Inside Dubai's Butterfly Garden

With more than 15,000 insects flying freely within nine indoor domes, the Dubai Butterfly Garden is unlike any other attraction in the city.

A giant, brightly coloured plastic butterfly with a chubby smiling face and yellow flower petals for hair welcomes visitors to the entrance of the first butterfly garden in the Middle East. Located next to the Dubai Miracle Garden, the Dubai Butterfly Garden is home to around 15,000 butterflies from around the world.


The nine domes of the site took six months to build, and the garden aims to be a natural year-round attraction for the city. Dr Ayman Ahmad, project manager of the Dubai Butterfly Garden, has been working on bringing this fluttery attraction to life. ‘We have the Miracle Garden, and that’s now one of the really famous gardens in the world, but we can’t have it open all through the year. We wanted to attract people during the summer and came to this idea of a butterfly garden. Offering the same theme of nature, plants and flowers, but indoors.’

Before entering the main garden, we walk through a gallery of artwork inspired by butterflies, including an impressive collage of Sheikh Hamdan bin Mohammed bin Rashid Al Maktoum, the Crown Prince of Dubai, made from hundreds of butterflies in different colours. There’s also attractive decorative wall art, which is only sadly on display and not available to purchase, as there’s no gift shop set up yet.

Beaded curtains mark the entrance to the domes, which have a cool and breezy environment, abundant with plants and flowers. Trailing ivy hangs low from the ceiling, spiralling floral arrangements dangle overhead, while every path is lined with vibrant foliage. Initially overwhelmed by the full-on flora, and the recorded birdcalls playing on loop, we didn’t spot any butterflies on our visit until a pair whooshed past our head. Then, suddenly, they are everywhere, floating down from hanging trays of fruit and nectar, playfully chasing each other around the domes and dancing around the structure’s ceiling.

‘We have 32 different species at the garden,’ says Dr Ahmad. ‘Some of them are rare and beautiful like the Owl Eye, which is the biggest one we have. We have a hatching area and we receive all the butterflies as a pupa, and they hatch here inside the dome.’

The domes are bright and airy, with plenty of natural light coming in through the triangular windows. The temperature inside is tightly monitored.
‘The temperature is very important. Normally butterflies like to live in 28˚C, but here in the UAE the temperatures are high, so if we made it 28˚C inside the domes it would be difficult for visitors. We did a lot of studies and found that we could keep it at a constant 24˚C, which is good for the butterflies, the plants and flowers and also our visitors.’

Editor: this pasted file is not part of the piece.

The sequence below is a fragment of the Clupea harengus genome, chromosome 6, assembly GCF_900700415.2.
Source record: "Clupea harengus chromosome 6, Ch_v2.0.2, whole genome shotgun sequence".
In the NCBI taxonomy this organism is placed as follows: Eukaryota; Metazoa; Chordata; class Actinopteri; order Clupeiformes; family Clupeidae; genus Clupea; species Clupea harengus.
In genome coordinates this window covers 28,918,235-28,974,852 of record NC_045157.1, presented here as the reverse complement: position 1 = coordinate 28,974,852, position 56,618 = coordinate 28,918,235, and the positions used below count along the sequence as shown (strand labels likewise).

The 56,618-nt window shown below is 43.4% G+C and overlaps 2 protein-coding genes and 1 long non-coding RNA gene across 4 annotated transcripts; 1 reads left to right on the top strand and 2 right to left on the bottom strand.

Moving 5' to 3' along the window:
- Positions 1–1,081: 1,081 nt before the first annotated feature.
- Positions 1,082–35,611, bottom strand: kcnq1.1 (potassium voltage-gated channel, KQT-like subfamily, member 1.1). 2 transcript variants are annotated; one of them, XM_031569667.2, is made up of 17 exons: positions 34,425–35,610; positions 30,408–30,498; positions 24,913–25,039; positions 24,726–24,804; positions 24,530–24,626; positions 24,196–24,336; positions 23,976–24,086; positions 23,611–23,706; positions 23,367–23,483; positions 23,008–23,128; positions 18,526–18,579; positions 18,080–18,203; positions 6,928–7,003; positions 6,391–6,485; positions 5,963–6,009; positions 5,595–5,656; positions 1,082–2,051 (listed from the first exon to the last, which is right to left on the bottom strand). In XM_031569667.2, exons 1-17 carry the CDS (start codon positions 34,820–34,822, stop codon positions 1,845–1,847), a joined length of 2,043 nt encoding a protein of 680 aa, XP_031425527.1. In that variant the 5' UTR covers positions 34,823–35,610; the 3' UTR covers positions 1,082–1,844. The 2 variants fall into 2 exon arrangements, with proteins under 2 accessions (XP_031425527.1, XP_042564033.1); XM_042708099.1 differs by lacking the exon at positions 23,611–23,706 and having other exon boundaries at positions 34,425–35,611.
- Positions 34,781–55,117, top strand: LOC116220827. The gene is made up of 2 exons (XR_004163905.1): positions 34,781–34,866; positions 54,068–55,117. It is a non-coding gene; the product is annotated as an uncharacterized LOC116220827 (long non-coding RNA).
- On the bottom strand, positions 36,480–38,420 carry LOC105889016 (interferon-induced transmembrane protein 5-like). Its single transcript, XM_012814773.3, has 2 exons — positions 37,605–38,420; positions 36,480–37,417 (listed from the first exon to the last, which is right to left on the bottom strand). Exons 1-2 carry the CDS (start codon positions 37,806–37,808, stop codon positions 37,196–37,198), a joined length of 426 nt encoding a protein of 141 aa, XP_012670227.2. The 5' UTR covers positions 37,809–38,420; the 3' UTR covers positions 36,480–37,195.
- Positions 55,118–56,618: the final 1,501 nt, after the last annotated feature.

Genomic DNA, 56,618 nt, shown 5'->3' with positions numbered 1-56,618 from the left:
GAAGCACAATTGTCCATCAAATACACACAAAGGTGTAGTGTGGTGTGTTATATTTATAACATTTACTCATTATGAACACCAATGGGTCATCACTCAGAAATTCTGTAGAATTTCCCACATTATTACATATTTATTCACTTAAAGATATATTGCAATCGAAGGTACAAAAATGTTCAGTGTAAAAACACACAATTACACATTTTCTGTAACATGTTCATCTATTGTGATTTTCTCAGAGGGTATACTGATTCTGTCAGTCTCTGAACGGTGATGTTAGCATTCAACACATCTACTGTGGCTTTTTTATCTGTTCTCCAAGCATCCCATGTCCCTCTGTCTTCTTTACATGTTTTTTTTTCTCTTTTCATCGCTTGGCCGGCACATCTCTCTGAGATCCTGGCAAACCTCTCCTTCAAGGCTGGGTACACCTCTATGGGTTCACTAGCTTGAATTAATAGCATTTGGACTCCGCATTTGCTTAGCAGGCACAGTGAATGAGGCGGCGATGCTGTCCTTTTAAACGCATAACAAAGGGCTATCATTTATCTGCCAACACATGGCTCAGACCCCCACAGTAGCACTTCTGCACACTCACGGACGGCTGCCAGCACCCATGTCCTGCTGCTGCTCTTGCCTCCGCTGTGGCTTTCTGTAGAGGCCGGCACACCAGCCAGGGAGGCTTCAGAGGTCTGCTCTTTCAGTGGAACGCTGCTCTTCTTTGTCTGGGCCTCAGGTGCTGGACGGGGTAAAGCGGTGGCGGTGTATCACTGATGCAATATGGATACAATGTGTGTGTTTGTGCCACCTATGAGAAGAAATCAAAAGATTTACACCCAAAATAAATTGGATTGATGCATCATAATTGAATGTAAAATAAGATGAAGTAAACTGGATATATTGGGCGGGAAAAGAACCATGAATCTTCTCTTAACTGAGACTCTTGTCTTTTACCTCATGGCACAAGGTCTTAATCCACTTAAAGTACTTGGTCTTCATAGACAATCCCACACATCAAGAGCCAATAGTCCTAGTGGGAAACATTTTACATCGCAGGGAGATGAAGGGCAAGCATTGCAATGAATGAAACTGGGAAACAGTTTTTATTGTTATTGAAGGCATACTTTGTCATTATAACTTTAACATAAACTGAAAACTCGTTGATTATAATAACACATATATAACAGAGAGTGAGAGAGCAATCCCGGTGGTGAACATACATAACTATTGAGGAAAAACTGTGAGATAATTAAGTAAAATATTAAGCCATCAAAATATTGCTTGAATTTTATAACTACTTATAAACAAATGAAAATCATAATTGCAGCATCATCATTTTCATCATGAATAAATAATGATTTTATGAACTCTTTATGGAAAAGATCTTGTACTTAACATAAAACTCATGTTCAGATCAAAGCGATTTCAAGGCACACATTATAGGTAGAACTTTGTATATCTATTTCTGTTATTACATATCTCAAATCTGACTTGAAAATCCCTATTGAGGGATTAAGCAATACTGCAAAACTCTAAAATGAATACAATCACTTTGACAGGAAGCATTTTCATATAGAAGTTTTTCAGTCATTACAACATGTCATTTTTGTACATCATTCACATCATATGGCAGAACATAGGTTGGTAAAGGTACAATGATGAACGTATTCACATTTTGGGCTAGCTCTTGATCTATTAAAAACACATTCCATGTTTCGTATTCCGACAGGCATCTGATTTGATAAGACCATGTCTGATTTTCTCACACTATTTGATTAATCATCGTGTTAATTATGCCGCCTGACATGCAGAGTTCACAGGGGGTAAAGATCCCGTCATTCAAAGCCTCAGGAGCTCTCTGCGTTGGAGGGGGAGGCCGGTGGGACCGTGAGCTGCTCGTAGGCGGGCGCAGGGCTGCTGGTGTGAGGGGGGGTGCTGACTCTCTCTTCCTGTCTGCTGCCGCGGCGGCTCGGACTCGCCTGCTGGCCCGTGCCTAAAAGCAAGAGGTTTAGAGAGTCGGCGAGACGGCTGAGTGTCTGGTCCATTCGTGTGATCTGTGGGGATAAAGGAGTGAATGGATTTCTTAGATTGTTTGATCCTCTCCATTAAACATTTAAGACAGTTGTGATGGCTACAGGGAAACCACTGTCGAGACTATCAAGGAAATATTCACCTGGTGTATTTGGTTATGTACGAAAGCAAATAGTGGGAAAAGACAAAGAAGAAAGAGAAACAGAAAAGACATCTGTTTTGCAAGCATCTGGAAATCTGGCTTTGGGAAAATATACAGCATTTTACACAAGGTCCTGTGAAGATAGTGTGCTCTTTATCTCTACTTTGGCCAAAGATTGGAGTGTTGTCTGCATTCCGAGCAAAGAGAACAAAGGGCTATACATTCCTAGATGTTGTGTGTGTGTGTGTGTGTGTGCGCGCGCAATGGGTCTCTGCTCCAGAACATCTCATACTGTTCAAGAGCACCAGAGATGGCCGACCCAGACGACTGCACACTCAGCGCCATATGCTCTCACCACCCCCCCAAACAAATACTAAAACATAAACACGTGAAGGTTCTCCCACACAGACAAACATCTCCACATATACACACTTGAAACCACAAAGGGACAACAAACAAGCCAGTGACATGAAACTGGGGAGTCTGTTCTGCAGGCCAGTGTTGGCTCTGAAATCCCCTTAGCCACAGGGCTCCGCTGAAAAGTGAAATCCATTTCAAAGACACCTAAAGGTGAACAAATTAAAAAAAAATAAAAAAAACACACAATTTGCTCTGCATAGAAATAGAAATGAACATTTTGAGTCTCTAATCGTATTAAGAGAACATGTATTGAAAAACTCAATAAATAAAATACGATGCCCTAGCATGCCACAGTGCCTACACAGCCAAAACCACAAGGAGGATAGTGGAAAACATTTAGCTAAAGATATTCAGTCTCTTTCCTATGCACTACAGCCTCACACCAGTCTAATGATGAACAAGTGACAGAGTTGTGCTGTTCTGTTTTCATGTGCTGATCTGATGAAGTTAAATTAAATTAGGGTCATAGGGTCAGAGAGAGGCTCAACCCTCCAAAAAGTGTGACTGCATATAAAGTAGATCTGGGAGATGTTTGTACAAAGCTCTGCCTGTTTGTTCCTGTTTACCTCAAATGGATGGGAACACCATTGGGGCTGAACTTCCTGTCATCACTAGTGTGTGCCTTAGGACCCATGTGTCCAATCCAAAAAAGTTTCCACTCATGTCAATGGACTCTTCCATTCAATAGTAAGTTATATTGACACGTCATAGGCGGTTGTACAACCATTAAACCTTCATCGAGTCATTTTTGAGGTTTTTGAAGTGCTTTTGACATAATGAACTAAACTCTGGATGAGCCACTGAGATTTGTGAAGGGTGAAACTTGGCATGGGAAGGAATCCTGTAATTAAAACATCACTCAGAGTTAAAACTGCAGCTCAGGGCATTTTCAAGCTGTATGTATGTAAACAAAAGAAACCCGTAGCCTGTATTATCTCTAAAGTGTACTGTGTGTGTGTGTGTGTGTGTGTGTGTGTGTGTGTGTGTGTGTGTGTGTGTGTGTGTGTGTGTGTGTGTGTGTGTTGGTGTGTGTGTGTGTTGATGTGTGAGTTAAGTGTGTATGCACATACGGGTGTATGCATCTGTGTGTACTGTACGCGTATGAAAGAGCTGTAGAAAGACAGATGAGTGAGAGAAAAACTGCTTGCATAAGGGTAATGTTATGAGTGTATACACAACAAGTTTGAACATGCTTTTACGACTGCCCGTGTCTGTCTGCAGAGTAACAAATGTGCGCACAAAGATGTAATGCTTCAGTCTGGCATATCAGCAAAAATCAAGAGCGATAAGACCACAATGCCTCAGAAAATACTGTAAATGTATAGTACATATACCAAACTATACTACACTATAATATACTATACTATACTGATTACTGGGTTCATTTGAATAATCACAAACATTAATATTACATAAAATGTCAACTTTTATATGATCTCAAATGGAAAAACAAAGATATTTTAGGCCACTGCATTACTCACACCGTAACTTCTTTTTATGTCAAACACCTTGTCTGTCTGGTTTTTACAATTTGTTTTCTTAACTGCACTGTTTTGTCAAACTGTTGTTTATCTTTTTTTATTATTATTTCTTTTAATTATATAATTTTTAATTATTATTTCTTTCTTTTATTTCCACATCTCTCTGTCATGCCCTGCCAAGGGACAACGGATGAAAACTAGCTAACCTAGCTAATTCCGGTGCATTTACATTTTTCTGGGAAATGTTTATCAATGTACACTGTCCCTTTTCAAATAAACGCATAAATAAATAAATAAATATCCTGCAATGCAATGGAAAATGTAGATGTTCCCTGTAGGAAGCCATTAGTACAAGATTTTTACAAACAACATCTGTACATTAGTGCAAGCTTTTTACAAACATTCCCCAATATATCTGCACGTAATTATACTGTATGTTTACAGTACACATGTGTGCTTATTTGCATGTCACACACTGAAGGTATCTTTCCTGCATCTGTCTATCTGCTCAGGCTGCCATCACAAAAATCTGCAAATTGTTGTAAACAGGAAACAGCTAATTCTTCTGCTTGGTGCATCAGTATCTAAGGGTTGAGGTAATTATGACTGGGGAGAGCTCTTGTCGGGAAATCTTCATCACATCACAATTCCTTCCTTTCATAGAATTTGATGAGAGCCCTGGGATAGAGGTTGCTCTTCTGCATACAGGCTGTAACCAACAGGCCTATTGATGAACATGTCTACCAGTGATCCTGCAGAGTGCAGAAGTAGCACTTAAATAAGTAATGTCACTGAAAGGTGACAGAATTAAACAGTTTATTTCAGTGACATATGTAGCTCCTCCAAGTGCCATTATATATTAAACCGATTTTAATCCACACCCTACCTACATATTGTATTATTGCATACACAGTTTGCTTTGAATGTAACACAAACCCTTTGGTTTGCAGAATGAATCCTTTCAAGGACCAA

We slowly and mindfully wander through the domes, careful not to accidentally step on butterflies that are resting on the floor. Here, visitors can interact with them, something that Dr Ahmad says sets the garden apart from some of its international counterparts. ‘We don’t have a problem with visitors touching the butterflies, but we teach people how to handle them. You can’t just go and catch or grab them, just hold your hand out and let them come to you. We allow people to touch and enjoy, but please don’t damage them or the plants. In other countries they don’t allow people to touch, but here we are happy to give people this option.’

In the middle of each dome are white, netted gazebos that visitors can sit in for an immersive butterfly experience, as dozens flap and fly around. On our visit, the butterflies were resting, so the guide shook the net to get them moving around. It’s a bit unsettling having so many butterflies in a small enclosed space, and some of them are so large that you can hear every bat of their wings.

The garden’s designers have tried to recreate natural elements within the steel structure, and in the second dome there’s a mini-waterfall, and the recorded bird sounds are complemented by the occasional squawk from the real parakeets, canaries and budgies in the cages dotted around.

Dr Ahmad confirms that there are already plans to expand the garden and create some more natural wonders in the city. ‘We plan to increase the size of the butterfly garden in the future, and we are planning to make a waterpark here – hopefully it will be open by next summer. We have the idea to make different types of gardens such as a bird garden, and a koi fish garden, but I can’t say when that will be, maybe by next year. We’re also doing a lot of work in the Miracle Gardens, which will re-open in November. We are changing the design of the garden and it will look very different, because we want people to come back to our gardens again and again.’
Dhs50. Open daily 9am-6pm. Next to Dubai Miracle Garden, Al Barsha South 3, (04 422 8902).

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